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Arson attack on Chinese Consulate in San Francisco
Written by Associated Press   
Thursday, 02 January 2014 07:25

BEIJING (AP) — The Chinese Consulate in San Francisco said Thursday that its compound was damaged in an arson attack and urged American authorities to protect the safety of its diplomats and its premises.

The consulate said in a notice on its website that a person came out of a van parked outside the compound Wednesday night with two buckets of gasoline, poured the fuel on the front of the consulate building and set it on fire.

The consulate's notice, which was in Chinese, did not identify the individual or say how the consulate knew what had caused the fire.

The notice said the fire caused serious damage and that San Francisco's police and fire departments arrived at the scene.

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14 taken to hospitals after Minneapolis fire
Written by JEFF BAENEN, Associated Press   
Thursday, 02 January 2014 07:09

MINNEAPOLIS (AP) — A billowing fire engulfed a three-story building with several apartments near downtown Minneapolis early Wednesday, sending more than a dozen people to hospitals with injuries — some critical — ranging from burns to trauma associated with falls.

An explosion was reported about 8:15 a.m., and within minutes a fire raged through the building, said Robert Ball, a spokesman for Hennepin County Emergency Medical Services. Paramedics, amid sub-zero temperatures, responded to find victims on the ground, some with injuries that suggested they may have fallen multiple stories.

"It's not clear whether people were pushed out of the building from the explosion, or whether they fell or jumped out of windows to escape," Ball said.

No fatalities have been reported, but authorities weren't sure whether any residents were still inside the building. Its roof had partially collapsed, making it too dangerous for firefighters to enter and sweep the premises, said Assistant Minneapolis Fire Chief Cherie Penn.

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Legal weed sales bring long lines to Colorado
Written by KRISTEN WYATT, Associated Press   
Thursday, 02 January 2014 07:08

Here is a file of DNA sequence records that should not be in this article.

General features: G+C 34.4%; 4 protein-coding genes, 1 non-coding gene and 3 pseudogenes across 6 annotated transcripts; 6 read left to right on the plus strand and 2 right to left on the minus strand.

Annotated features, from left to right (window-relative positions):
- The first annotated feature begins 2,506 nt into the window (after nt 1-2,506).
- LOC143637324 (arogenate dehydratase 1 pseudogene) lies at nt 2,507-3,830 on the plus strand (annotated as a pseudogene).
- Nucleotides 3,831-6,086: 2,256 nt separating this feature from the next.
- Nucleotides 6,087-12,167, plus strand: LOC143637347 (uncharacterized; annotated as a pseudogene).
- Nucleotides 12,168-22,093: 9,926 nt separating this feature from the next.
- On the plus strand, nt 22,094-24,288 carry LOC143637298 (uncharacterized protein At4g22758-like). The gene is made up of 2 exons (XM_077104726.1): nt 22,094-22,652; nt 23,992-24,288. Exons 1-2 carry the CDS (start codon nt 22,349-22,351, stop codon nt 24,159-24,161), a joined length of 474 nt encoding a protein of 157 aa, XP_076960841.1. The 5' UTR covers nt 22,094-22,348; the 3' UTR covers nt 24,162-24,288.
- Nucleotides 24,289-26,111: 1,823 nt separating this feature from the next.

DENVER (AP) — Long lines and blustery winter weather greeted Colorado marijuana shoppers testing the nation's first legal recreational pot shops Wednesday.

It was hard to tell from talking to the shoppers, however, that they had waited hours in snow and frigid wind.

"It's a huge deal for me," said Andre Barr, a 34-year-old deliveryman who drove from Niles, Mich., to be part of the legal weed experiment. "This wait is nothing."

The world was watching as Colorado unveiled the modern world's first fully legal marijuana industry — no doctor's note required (as in 18 states and Washington, D.C.) and no unregulated production of the drug (as in the Netherlands). Uruguay has fully legalized pot but hasn't yet set up its system.

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James Avery of 'Fresh Prince' fame dead at 68
Written by Associated Press   
Thursday, 02 January 2014 07:08

NEW YORK (AP) — James Avery, the bulky character actor who laid down the law at home and on the job as the Honorable Philip Banks in "The Fresh Prince of Bel-Air," has died.

Avery's publicist, Cynthia Snyder, told The Associated Press that Avery died Tuesday in Glendale, Calif., following complications from open heart surgery. He was 68, Snyder said.

Avery, who stood more than 6 feet tall, played the family patriarch and a wealthy attorney and judge on the popular TV comedy that launched the acting career of Will Smith as Banks' troublemaking nephew.

The sitcom, which aired on NBC from 1990 to 1996, was set in the Banks' mansion, where Smith's character was sent from Philadelphia when things got tough in his own neighborhood. Fans came to know the imposing Banks as "Uncle Phil."

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Rescue begins for icebound ship in Antarctica
Written by ROD McGUIRK, Associated Press   
Thursday, 02 January 2014 07:07

CANBERRA, Australia (AP) — A long-awaited rescue of passengers on board a research ship that has been trapped in Antarctic ice for more than a week finally got underway on Thursday, with a helicopter scooping up the first group of passengers and flying them to a nearby vessel, expedition leaders said.

The helicopter was originally going to airlift the passengers to a Chinese icebreaker, the Snow Dragon, with a barge then ferrying them to an Australian vessel. But sea ice was preventing a barge from reaching the Snow Dragon, and the Australian Maritime Safety Authority's Rescue Coordination Centre, which is overseeing the rescue, said the operation would consequently be delayed.

A last-minute change in plans allowed the rescue to go ahead. The 52 scientists and tourists on board were instead being flown to an ice floe next to the Australian icebreaker the Aurora Australis, and then taken by a small boat to the Australian ship, expedition leader Chris Turney said. The maritime authority confirmed the first group arrived at the Aurora Thursday evening.

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